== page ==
Therefore the CMIR system meets almost all objective range performance requirements in its basic configuration.
Range performance can be further enhanced by using a field-installable X2 add-on telescope or by using a higher
resolution detector (available growth potential). Extension of range performance in the uncooled system is very
difficult due to the already large optics that would be required to meet the predicted performance for this application.
The NETD of the CMIR system is very low (20mK) while the NETD of UCIR is significantly higher
(approximately 110 mK). This would yield a very noisy picture of a UCIR system versus a very quiet and high
sensitivity image of the CMIR. When observing a remote object, the UCIR system will typically show the object
floating on a “milky” background, and almost no background scenery details will be distinctive. The CMIR image,
on the other hand, will be very detailed and emphasizing many background scenery details. Finally, the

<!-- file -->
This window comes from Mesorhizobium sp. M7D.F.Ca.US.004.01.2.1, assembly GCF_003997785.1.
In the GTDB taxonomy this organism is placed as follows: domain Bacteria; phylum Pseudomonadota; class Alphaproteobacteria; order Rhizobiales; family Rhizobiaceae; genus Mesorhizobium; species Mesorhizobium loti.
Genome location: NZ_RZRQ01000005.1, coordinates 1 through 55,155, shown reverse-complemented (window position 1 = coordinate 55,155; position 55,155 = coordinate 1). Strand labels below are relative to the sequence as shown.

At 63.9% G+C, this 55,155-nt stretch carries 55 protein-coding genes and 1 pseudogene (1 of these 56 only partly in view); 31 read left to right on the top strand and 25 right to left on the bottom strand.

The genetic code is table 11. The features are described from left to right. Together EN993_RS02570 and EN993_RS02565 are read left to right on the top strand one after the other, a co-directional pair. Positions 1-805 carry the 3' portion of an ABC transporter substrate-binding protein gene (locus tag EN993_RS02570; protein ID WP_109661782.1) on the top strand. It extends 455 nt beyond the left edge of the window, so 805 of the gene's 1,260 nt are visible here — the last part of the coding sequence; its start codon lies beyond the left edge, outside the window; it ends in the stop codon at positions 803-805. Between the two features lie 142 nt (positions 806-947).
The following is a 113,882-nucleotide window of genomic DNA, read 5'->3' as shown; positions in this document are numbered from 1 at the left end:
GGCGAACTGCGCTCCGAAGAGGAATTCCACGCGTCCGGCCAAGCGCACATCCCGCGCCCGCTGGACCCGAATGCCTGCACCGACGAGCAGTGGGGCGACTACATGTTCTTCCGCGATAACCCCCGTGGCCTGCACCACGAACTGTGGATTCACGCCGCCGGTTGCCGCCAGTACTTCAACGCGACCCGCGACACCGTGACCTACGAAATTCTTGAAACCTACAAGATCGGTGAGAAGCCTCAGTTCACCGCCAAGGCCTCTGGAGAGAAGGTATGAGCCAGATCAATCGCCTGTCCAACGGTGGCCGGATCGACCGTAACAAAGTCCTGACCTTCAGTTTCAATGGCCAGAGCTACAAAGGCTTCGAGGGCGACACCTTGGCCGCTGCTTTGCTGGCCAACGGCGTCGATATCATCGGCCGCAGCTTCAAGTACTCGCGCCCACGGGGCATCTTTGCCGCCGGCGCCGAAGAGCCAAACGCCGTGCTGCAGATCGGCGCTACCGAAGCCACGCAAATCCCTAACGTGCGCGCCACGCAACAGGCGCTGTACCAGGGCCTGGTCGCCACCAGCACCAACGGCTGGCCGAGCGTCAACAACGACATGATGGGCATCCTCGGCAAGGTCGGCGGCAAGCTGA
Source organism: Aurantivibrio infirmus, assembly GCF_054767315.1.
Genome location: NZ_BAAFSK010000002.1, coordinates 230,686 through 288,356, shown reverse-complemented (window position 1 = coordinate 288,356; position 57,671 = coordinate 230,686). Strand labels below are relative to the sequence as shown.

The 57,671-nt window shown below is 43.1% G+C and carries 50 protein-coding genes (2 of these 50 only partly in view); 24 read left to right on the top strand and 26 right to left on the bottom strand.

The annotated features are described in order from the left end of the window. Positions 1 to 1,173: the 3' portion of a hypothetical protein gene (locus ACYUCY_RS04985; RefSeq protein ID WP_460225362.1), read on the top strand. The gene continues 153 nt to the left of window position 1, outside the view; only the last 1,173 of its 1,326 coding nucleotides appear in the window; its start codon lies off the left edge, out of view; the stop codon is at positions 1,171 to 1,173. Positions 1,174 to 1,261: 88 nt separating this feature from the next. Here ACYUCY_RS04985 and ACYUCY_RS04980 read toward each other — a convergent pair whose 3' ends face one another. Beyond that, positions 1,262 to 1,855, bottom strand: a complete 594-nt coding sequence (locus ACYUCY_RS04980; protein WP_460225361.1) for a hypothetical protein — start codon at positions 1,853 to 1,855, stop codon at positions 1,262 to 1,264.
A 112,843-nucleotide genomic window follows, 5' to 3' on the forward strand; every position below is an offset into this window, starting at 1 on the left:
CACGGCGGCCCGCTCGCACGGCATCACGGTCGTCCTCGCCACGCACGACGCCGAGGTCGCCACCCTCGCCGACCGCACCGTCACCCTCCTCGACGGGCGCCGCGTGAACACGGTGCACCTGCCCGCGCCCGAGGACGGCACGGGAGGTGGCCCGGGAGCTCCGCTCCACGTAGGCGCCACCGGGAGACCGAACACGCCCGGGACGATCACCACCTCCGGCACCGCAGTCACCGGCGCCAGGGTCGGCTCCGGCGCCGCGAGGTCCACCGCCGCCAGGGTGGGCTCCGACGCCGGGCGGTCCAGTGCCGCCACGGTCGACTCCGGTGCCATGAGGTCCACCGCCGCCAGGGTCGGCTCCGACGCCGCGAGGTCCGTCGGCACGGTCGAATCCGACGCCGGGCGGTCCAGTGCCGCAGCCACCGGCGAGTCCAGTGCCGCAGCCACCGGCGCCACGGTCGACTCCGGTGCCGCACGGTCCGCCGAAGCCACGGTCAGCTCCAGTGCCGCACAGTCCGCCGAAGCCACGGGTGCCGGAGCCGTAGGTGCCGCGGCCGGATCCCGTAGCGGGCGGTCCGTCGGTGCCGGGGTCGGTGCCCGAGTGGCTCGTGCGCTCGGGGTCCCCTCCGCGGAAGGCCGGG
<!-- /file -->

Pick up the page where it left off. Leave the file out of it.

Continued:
magnification of a CMIR system in the narrow FOV (basic configuration) is X8 (versus only X5 of the typical
UCIR), yields a much more detailed image even at the outer boundaries of the range performance envelope. Finally,
UCIR systems usually use a shutter mechanism which may be noisy and causes periodic image blinks. Therefore,
while UCIR is a good choice for cost-driven, low- to moderate-performance applications, the CMIR is still the best
choice for high-performance applications, especially in high-humidity environments.
 3. SIZE, WEIGHT AND POWER CONSIDERATIONS
A key design requirement for the system was to be small and lightweight to support ground force activities.
However, as system designs evolve, designers will look for ways to shrink packaging, share system resources, and
fit more components into less space. As such, the level of interconnectivity and required interaction between the
various components increases. This includes the need for more integration of electrical functionality and
increasingly tight packaging of the system components. This design philosophy can be counter to requirements for
ease of system maintenance in the field. For system maintenance in the field, technicians must be able to easily
identify and then repair or swap out failed components with a minimum of required re-alignment and re-calibration.
Leveraging of existing test equipment resources is also desired. As such, the design must achieve a balance between